Why is the Ace of Spades Called the Death Card?

People have associated this card with death for centuries, but why?

During the Vietnam War, card decks like this one were used as a form of psychological warfare. Photo © Chris Raymond

Every month, Ohio's Horseshoe Casino Cleveland uses and discards roughly 16,000 decks of playing cards, or more than 192,000 decks annually. Given that the estimated number of casinos in the U.S. exceeds 15,000, the number of decks of playing cards used each year in American casinos alone assumes mind-boggling proportions.

Yet, whether you frequent the gaming tables in Cleveland, Las Vegas or elsewhere, you probably give little thought to the symbols and history associated with the playing cards in your hand.

This article explores the symbolism and meaning behind the ace of spades, and explains why many people consider it the "death card."

A Brief History of Playing Cards

In order to understand why the ace of spades is considered the death card, it's necessary to know a little about the origin of playing cards and the symbols we generally take for granted. While the history of playing cards is somewhat clouded, it's generally accepted that the Chinese started using "paper dominoes" sometime in the 10th century in their recreational games. Eventually, trade spread from Central Asia westward, and imported playing cards appeared in Europe before the end of the 1400s.

At that time, playing cards were handcrafted and individually hand painted, ensuring only royalty and the wealthy could afford them. But, in time, French manufacturers standardized the four playing-card suits, their shapes and their colors in order to make playing-card production easier and less expensive.

This increased the widespread usage of playing cards throughout Europe, England and, ultimately, the British colonies in North America.

Sometime around the start of the 19th century, Americans started producing their own playing cards and, over the years, continued to refine and standardize the decks.

This included innovations such as rounding the corners to reduce wear and tear, and using varnish on the surfaces to make them easier to shuffle and increase durability, among other things. In 1867, three men founded a printing business in Cincinnati, Ohio, that would ultimately evolve into the United States Playing Card Company. Today, that company holds the number-one market position in terms of U.S. sales, and its Bicycle brand has become synonymous with playing cards.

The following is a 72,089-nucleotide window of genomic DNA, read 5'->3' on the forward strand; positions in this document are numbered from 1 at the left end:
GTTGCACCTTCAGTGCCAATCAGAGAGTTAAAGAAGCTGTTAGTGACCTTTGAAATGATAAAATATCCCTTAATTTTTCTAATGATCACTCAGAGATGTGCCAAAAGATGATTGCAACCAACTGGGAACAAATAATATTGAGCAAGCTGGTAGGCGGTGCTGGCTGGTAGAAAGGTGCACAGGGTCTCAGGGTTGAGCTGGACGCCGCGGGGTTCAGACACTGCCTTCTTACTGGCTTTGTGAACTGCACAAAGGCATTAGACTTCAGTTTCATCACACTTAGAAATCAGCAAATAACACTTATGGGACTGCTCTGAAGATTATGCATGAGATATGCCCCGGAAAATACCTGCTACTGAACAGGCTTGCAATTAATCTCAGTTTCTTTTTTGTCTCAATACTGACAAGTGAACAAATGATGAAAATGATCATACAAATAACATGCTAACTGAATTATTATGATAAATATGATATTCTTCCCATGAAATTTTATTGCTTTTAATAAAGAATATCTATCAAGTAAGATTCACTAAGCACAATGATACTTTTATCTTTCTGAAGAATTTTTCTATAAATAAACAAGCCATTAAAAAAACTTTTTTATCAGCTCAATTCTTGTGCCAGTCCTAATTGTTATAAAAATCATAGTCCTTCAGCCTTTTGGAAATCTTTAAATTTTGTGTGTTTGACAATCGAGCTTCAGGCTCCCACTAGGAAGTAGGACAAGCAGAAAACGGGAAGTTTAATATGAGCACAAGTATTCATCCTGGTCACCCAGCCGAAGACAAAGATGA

The Origin of the Ace of Spades as the Death Card

As noted above, playing cards gradually evolved over time from the sets first developed by the Chinese in the 900s. As playing cards spread westward over the centuries, the look and depiction of the four card suits and face cards, among other things, were subject to individual, regional and cultural tastes and refinements. For instance, the Italians depicted the forerunner of the modern spade symbol as a sword, while playing cards produced in Germanic countries used a leaf standing on its stem for the same symbol/suit.

In order to simplify the design of playing-card suits to aid in their mass-production, the French used the silhouette of the Germanic upturned leaf, which resembles the modern spade, but the spade symbol likely retained its association with war, killing and death. In Latin, the word spatha, the forerunner of the modern English word spade, means "broad, flat weapon or tool." In addition, the French referred to this suit as piques, meaning pikes. A pike was a two-handed stabbing weapon of warfare comprising a long wooden shaft topped by a flat, pointed blade. It's not difficult to see in our modern spade symbol the image of a pike blade.

Just as linguistically significant, however, is the fact that a spade also refers to a type of shovel with a wide, flat, thin blade, often used to dig a grave. Even in today's era of mechanical excavators, spades are still used by cemetery workers to crisply cut the grave outline in sod and/or to finish the sides/floor of the grave.

What forever sealed the association of the ace of spades as the "death card," however, occurred during the Vietnam War. According to the United States Playing Card Company (USPCC), a pair of American lieutenants serving overseas wrote the company in February 1966 and asked USPCC to send them entire decks consisting of the ace of spades. Allegedly, the Viet Cong feared this card because of the superstitions surrounding it as a harbinger of death. In addition, The Bicycle brand uses Lady Liberty within its ace of spades symbol, which the enemy also reportedly considered the "goddess of death."

Similar to the deck shown in the photograph above, USPCC shipped thousands of these specialty decks overseas, where American troops used them as a form of psychological warfare against enemy forces in Vietnam. (The packaging housing each deck was even labeled: "Bicycle Secret Weapon.") Scattering these death cards in real or suspected hostile areas reportedly caused the Viet Cong to "flee." In addition, some American troops left a single ace of spades card on the body of an enemy kill as a calling card to indicate "We were here" or "We're coming for you" to inflict additional fear.

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